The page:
Are Trademarks Harming Cloud Computing?

A few blogs (slashdot) are reporting a story posted last week on titled "Trademarks: The Hidden Menace" in which Keir Thomas asks why open source advocates are keen to suggest patent and copyright reform, yet completely ignore the issue of trademarks. In his story, he says "Trademarking is just as dangerous as its two intellectual property brothers." Thomson goes on to say "Trademarking encourages organizations to foster back-room deals, and negotiations to get permissions. It's almost exclusively a domain for lawyers. Does this sound familiar? That's right -- it's just like the kind of deals that go on over copyright and patents in the boardrooms of big corporations. And just like patents and traditional copyright, it's totally incompatible with the spirit and ethos of open source software." Given the discussions around the potential trademarking of var... (more)

The Future of Software Is The Cloud Application Marketplace

Recently there has been a renewed interested in Cloud Application Marketplaces. This is a repost Originally Posted Sunday, September 7, 2008 Cloud computing isn't a management model so much as a software delivery paradigm. What Apple has done with its App Store is show the world that the key to monetizing the cloud is in the delivery of the key applications and assets (music, video, ringtones) through a simple and accessible channel. With the series of recent announcements from a variety of mobile providers an exciting and potentially lucrative area in cloud computing appears to be emerging. In recently Microsoft, Google and T-mobile and others have all announced efforts to create what I am calling "cloud marketspaces" for the delivery of mobile software using a similar model to that of Apple's iPhone App Store. If successful, these new cloud marketspaces may signify a... (more)

Cenzic's Cloud Computing Security

Cenzic announced the 6.0 release of both its cloud computing infrastructure and on-premise software offerings. Continuing to provide automated on-going security assessment of custom and commercial Web applications throughout the software development lifecycle (SDLC), ClickToSecure® 6.0 and Cenzic Hailstorm Enterprise ARC® 6.0, bring strong enhancements focused on integration, support of industry standards, optimized assessment executions, and superior Web crawling technology. "Cloud-delivered security for securing Web applications offers organizations potential economies of scale and faster ramp-up times to get their applications tested," said Neil MacDonald, VP and Gartner Fellow. "Many enterprises have a backlog of untested applications and cloud-delivered security testing can help accelerate the Web application testing process. Cloud-based testing services can s... (more)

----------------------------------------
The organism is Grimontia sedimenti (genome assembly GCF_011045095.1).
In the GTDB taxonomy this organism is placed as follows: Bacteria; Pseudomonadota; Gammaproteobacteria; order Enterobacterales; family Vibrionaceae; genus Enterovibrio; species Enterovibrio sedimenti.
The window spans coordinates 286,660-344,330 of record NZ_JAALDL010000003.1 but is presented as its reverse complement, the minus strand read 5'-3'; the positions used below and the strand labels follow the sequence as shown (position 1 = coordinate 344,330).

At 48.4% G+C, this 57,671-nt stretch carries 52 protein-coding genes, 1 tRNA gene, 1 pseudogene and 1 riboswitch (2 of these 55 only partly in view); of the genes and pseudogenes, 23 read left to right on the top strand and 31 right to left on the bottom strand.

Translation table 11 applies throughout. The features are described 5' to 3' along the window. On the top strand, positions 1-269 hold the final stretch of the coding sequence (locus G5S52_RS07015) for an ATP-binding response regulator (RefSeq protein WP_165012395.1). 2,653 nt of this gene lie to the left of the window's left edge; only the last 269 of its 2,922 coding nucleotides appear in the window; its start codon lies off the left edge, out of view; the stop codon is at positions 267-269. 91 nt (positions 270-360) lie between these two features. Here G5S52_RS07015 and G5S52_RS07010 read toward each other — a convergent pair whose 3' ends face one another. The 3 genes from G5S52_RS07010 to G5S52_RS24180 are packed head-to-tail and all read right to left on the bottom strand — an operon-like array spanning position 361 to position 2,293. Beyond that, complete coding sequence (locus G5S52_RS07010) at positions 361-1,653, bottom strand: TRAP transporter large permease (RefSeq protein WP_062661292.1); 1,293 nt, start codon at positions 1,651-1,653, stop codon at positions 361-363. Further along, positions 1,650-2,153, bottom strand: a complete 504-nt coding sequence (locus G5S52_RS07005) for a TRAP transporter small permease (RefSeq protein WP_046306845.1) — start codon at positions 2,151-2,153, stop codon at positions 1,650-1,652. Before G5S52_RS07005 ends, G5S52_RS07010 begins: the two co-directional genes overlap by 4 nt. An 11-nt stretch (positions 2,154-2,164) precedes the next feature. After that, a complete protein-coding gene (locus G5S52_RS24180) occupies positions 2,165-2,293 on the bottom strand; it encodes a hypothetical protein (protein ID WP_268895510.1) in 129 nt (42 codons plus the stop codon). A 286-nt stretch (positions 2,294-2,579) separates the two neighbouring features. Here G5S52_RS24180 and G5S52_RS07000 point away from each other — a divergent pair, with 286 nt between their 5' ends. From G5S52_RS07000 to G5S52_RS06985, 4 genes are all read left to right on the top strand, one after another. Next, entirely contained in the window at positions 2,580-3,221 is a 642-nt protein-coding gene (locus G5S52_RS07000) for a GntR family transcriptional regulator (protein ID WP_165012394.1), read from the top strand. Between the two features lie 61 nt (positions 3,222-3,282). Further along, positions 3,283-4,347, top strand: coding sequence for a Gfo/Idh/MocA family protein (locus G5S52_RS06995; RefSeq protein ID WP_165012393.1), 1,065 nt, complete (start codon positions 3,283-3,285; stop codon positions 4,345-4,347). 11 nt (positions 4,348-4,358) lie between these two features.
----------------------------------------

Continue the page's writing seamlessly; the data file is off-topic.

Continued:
Cloud Security: Into the Cloud We Go . . .

A new shift in computing is upon us - cloud computing. As our use of computing resources evolves from mainframes to PCs and networks, we are now facing a major shift in the way we work. This could have dramatic effects on the way we use computers, both for work and play. But the security issues need to be discussed, risks assessed and judgements made knowing the risks and issues. For some, cloud computing makes a lot of business sense, for others, it may create confusion. What is cloud computing? For many it's the natural evolution of the Internet. The Internet has provided a major shift in the way we work. Less than 20 years ago, there was a comment by Ray Noorda, the CEO of Novell - "If you don't have an e-mail address on your business card, you will be considered a nobody" and most people did not believe it. Twenty years later and it seems pretty much everyone h... (more)